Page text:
With the bid to improve farmers’ techniques in agribusiness, especially crop farming, the National Agricultural Land Development Authority, NALDA, Monday, graduated 269 soil doctors and agricultural extension workers in Borno State.
The Executive Director, NALDA, Prince Paul Ikonne, said the trainees went through two weeks of intensive training under NALDA, in collaboration with the Borno State Government.
Ikonne, expressed optimism that the entry of the trainees into the Nigerian agricultural system will address issues associated with soil testing and food quality.
The trainees were graduates with science-related educational backgrounds and corps members of the National Youth Service Corps, NYSC, were awarded certificates, provided with soil test kits to collect soil sample, soil testing and extension services.
He said: “It is expected that the injection of soil doctors and extension service providers into the Nigerian agricultural system will correct the anomalies of non-soil testing so that farming becomes healthy for the environment, humanity and quality food production.
“The first set that has completed intensive two weeks programme in Borno State, which will be representing the North East.
“This programme is to inject well-trained soil doctors and extension service providers to assist farmers, especially in soil test in order to ascertain the true nutrients our crops will need.
“The rainy season is around the corner and we have to do the needful before the rain comes so that our yield during this wet season will be what every Nigerian will see and appreciate the effort of Mr President towards achieving food security.
“The importance of soil doctors is something you cannot do without because they are very important like a human being who requires medical check-up or who before going for treatment will need to run a test so also the soil. It is important that farmers understand the soil in order to know what to feed the soil with.
“The practice has always been farmers going to farm, open the land, and plant whatever they want to without knowing what the soil requires.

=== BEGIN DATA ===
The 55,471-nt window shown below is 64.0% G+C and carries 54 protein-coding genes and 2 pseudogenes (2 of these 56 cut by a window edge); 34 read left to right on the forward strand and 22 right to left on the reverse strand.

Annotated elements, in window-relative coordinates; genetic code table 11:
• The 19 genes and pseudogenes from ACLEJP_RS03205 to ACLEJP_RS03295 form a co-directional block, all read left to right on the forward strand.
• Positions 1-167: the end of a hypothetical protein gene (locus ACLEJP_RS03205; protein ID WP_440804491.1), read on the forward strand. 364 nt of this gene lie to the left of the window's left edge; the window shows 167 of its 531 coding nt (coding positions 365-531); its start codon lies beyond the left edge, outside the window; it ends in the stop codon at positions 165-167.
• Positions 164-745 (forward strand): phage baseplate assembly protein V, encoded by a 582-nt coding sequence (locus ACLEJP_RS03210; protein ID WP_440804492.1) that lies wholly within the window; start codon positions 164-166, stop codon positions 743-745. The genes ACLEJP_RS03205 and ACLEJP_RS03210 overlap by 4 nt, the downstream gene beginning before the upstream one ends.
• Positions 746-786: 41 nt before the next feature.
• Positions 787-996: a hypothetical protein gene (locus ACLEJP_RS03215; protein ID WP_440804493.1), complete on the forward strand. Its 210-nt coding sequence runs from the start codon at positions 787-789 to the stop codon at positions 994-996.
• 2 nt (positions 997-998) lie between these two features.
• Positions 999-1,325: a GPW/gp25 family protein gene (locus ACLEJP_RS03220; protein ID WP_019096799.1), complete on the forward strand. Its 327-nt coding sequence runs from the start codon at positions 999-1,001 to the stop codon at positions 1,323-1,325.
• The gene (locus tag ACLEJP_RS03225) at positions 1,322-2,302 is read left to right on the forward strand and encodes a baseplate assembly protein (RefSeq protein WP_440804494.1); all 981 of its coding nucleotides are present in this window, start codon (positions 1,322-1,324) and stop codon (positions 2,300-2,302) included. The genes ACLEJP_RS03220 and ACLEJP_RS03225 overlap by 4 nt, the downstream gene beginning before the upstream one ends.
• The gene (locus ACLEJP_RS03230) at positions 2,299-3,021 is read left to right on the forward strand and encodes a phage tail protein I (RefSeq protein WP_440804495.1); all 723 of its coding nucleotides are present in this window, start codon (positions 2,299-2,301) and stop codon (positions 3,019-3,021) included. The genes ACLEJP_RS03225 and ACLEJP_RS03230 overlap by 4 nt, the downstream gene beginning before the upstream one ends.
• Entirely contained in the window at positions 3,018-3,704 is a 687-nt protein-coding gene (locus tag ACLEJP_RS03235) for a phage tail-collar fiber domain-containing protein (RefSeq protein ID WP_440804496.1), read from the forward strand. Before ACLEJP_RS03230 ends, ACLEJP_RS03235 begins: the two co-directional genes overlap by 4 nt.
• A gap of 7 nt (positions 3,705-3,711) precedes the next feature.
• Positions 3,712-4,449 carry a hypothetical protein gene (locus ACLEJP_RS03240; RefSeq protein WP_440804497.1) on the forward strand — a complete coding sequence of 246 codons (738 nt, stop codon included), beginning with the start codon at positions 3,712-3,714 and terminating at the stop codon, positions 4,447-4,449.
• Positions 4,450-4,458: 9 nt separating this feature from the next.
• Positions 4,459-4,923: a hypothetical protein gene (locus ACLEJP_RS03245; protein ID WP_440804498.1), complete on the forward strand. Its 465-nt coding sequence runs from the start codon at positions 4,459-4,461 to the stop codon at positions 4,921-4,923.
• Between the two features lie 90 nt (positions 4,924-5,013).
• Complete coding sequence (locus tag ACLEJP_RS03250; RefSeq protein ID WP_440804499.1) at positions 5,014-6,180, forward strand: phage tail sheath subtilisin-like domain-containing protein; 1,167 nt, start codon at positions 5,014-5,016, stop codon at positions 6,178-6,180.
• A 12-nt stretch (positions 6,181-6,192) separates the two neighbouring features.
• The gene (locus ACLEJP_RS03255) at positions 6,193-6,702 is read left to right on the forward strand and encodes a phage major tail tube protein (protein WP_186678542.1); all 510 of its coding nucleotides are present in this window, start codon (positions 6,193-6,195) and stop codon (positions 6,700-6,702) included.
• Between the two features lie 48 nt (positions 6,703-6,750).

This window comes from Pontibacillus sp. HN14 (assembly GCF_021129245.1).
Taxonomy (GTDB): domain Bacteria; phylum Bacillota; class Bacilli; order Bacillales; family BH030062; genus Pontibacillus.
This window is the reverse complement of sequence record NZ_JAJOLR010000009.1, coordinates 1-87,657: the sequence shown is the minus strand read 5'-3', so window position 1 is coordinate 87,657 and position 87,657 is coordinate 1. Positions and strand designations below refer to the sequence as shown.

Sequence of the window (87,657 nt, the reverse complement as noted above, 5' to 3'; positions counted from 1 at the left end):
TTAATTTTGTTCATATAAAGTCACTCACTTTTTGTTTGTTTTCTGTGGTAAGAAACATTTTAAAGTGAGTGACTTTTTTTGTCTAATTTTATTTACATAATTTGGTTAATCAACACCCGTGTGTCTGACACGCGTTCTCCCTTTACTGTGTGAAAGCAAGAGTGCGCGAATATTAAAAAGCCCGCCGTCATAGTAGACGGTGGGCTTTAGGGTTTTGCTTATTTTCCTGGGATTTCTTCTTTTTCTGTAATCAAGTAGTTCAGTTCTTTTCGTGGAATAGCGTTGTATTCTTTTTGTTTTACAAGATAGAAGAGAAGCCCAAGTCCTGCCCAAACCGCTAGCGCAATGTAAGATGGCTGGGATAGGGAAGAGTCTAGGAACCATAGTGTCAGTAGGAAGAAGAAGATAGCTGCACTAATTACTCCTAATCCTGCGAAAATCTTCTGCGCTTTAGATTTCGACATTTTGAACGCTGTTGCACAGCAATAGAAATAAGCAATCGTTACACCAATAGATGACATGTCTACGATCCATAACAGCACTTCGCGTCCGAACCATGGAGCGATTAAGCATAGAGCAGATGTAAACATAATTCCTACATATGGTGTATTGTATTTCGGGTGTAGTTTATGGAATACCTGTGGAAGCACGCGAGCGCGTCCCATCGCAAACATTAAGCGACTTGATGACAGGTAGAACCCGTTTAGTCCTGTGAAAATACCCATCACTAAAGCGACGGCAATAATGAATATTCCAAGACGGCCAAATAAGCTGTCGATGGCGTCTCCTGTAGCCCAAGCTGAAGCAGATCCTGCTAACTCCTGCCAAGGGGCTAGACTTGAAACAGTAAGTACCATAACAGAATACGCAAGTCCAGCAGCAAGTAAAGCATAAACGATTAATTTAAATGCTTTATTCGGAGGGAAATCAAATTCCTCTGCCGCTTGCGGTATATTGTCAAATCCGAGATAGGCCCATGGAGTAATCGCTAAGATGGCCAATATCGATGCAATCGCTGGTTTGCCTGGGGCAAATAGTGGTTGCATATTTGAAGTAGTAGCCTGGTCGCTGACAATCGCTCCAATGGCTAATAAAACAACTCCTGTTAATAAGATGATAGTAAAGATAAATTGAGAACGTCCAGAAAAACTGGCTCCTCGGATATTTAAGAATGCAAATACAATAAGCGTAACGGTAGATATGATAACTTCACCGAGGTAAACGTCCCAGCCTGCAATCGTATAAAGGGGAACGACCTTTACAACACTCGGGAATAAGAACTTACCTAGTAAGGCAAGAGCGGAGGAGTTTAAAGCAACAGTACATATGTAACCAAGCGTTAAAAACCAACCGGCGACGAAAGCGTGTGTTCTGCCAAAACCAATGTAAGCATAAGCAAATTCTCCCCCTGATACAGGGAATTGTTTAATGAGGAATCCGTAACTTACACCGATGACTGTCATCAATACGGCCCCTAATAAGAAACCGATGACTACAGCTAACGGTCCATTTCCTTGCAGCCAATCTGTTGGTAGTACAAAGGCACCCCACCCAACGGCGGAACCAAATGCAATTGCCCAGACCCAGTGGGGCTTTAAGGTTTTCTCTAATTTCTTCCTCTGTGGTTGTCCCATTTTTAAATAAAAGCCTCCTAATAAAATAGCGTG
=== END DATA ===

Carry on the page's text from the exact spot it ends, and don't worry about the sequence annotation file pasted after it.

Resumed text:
“So is very important we begin to practice proper agricultural methods of farming so that we will be able to know the type of fertilizer that the crop will require or the type of the crop that soil will also need so we don’t plant what the soil will not be able to take in order to give you the maximum yield.
“So injecting the soil doctors and extension service providers into our agric space is a big plus and that goes to show Mr President’s passion to achieve food security.
“Now they have been trained we are going to introduce them into the system, reach out to farmers so that farmers will know that their services are available; they will go to every farm to support the farm by conducting soil test and advising them on how to go about their farming activities.”
The Governor of Borno State, Prof Babagana Zulum, commended NALDA for giving the State opportunity to train and build capacity of young and energetic graduates in soil testing and extension services.
Zulum who was elated said it was the first time the head of a federal agency would approach him with such intervention since he assumed office.
He further stated that no other state has Borno’s agriculture potentials including water resources, and irrigation engineers are being urged to design structures that could handle the natural supply of water.
He assured that his administration will keep working towards improving food supply and agriculture value chains in the State and also to ensure the nation and the state attain food sustainability, which the State has a total landmass of over 76, 000 square kilometers with over 70 per cent of it is arable land.
He said, “This effort by NALDA and her development partners by training and providing well-designed soil testing kits to one thousand youths shall provide an effective and adequate number of experts on soil, to our farmers in time, for Borno to engage in scientific cultivation which should be anchored on sustainable development.”
However, the Governor pointed challenges faced by the State’s agriculture sector include lack of adequate extension workers, poor funding, inadequate logistics services for field staff, which he appealed to NALDA to provide extensive support services and other services to boost agriculture.
One of the trainees, Usman Alhaji-mala, said, “We are ready to go out and meet the farmers and introduce the new initiative to them so they can improve their production, it is very relevant, we were trained perfectly on how to help the farmers and I am sure it will make them happy.”
A corps member, Fati Abdulkadir, said, “It is a great privilege for me to be amongst the soil doctors. We have been exposed to the theory and practical aspects of the programme.”